Disintegration of the World Wide Web

The BRICS nations (Brazil, Russia, India, China and South Africa), which represent the emerging major economies of the world are planning to create their own DNS routing. DNS (Domain Name System) is the large database that associates IP addresses with specific web site or with physical hardware like routers or computers. There is currently one worldwide DNS system that is used to route all Internet traffic.

Russia approved this change in October and set a deadline of August 1, 2018 to have the alternate DNS system online. The reason Russia gives for the change is that the West has the power to disrupt their Internet by changing the current DNS system. While that’s true, the US no longer controls DNS routing and handed over the operation of DNS last year to ICANN, an international coalition of many countries, including the BRICS members.

But there is a lot more to this than just fear of having DNS cut off to a given country and that excuse is mostly just a political cover story. A BRICS DNS system would give the member companies total control over the Internet routing within their country. Many countries already curtail and block some Internet usage today, with the most prominent example being the Great Firewall of China. The Chinese control web usage by monitoring and intercepting traffic at Internet hubs.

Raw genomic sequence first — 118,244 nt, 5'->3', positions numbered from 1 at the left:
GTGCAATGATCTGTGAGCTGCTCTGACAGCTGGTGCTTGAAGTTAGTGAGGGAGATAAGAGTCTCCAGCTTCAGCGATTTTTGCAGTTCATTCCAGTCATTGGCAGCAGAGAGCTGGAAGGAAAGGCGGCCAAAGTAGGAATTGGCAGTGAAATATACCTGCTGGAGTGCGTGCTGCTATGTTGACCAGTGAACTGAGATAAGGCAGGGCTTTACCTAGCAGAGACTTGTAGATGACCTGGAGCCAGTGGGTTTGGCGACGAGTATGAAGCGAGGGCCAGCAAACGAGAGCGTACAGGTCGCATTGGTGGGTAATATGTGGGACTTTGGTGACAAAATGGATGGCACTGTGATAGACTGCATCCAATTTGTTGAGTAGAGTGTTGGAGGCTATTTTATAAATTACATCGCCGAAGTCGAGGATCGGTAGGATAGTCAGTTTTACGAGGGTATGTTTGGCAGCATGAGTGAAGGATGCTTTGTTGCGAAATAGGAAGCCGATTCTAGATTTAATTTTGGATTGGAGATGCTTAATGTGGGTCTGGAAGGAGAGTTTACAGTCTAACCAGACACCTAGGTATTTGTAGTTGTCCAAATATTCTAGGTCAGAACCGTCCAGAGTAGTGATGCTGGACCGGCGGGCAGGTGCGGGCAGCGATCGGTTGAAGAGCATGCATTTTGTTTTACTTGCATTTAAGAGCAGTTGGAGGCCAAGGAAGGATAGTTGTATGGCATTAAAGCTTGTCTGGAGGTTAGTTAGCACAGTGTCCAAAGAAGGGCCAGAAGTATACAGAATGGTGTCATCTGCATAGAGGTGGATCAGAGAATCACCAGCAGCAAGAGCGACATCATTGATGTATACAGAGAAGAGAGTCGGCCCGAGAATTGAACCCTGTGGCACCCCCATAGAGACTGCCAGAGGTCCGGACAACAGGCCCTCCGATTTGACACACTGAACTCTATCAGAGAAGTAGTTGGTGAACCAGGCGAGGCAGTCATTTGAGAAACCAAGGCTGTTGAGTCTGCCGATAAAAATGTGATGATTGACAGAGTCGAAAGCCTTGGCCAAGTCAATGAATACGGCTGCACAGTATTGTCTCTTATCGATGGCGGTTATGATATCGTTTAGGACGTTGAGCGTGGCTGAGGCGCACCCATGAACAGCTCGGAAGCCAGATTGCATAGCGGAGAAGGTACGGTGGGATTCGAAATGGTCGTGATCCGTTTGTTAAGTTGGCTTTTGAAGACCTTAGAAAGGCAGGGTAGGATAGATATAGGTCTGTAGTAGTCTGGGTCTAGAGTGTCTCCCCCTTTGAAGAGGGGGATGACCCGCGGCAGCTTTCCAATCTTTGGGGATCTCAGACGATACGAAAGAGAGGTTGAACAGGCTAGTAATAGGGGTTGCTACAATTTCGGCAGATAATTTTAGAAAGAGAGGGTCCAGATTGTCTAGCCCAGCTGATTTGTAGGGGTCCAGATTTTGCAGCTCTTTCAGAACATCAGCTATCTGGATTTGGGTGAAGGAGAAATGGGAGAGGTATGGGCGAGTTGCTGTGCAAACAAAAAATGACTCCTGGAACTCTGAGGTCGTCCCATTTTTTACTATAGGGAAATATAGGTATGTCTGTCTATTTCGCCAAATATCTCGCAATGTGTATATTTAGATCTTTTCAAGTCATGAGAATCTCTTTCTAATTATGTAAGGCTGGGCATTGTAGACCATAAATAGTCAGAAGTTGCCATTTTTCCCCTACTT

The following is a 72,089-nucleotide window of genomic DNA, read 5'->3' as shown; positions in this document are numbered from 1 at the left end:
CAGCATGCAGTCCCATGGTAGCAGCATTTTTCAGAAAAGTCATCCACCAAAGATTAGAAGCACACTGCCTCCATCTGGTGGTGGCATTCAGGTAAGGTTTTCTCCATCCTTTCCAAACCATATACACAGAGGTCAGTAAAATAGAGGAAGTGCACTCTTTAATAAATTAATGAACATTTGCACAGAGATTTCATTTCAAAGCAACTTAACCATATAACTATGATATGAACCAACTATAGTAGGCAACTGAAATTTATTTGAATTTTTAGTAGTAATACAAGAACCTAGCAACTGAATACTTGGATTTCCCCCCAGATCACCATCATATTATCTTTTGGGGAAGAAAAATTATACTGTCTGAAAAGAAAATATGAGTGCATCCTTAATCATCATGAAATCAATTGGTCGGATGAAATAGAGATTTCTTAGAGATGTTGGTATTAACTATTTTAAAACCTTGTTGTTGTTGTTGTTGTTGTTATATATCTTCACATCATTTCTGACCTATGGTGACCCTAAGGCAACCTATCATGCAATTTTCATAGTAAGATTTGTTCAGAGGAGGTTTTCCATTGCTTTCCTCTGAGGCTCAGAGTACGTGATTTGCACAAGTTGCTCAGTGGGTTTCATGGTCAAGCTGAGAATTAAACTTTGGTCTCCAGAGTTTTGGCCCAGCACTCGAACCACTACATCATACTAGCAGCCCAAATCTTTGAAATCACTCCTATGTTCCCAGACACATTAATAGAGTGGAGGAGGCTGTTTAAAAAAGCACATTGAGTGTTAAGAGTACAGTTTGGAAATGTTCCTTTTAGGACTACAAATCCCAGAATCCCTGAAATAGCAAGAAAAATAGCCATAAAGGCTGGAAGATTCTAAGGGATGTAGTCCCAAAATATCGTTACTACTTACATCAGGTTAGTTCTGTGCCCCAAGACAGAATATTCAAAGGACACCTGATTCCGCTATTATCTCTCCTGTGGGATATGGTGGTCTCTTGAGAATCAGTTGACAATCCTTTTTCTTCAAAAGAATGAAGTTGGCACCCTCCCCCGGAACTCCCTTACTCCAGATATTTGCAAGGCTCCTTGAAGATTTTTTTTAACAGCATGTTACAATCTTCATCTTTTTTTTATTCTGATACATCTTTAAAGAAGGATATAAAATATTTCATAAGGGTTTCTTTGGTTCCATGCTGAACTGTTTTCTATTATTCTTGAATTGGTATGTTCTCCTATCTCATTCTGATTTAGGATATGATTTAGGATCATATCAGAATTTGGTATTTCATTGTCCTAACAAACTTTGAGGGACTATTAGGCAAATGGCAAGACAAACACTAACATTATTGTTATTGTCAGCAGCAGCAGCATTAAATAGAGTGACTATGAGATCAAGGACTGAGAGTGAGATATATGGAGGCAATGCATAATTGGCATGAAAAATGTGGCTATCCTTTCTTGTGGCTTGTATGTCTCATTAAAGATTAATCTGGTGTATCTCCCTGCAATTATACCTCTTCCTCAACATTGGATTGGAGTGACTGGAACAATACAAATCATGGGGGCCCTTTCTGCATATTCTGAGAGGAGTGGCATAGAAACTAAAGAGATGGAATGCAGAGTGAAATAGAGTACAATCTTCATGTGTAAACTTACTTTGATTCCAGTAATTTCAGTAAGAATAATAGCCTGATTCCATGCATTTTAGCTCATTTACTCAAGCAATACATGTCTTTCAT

But control of DNS is a more foolproof way for a country to curtail web usage. If they block a website from the DNS system then it no longer exists within the country and there is no backdoor way to get to such web sites. Controlling the DNS gives a country complete control of what’s allowed on the web. DNS control would make it easy to block a company like Google, a topic such as politics or pornography, or even traffic from an entire other country from participating in the web within a country.

Controlling the DNS also would allow a country to maintain web sites within the country that could not be reached from outside the country. That would be a safer way for a country to keep information away from cyberhackers, or to just hide websites from foreigners.

Another benefit to controlling DNS is that it can be used to control the dark web. DNS could be used to make the dark web disappear within a country. Or it could alternatively be used to allow it, but make it open to inspection. A country controlling the DNS could also establish a new dark web specific to their country to be used by the government or anybody else they favor.

The BRICS countries say that they would only initially use an alternate DNS to use in case of some DNS emergency, like an external cyberattack. But the it’s going to be hard for regimes like China or Russia to pass up the temptation to take more control over the web and over their citizens. For example, controlling the DNS would allow for an easy way to squelch on-line dissent.

This change would be the first real splintering of the web. Until now come countries like China have blocked web sites and restricted access to some parts of the web. But taking control of DNS lets a country go further to micromanage the web within their country. And that ability is going to tempting to any repressive regime.

Once this happens there is really nothing to stop other countries or regions to also create their own DNS. And that means we no longer would have a worldwide web, but rather a series of separate webs that share selectively with each other. That would disadvantage the whole world in countless ways.

Russia and the Internet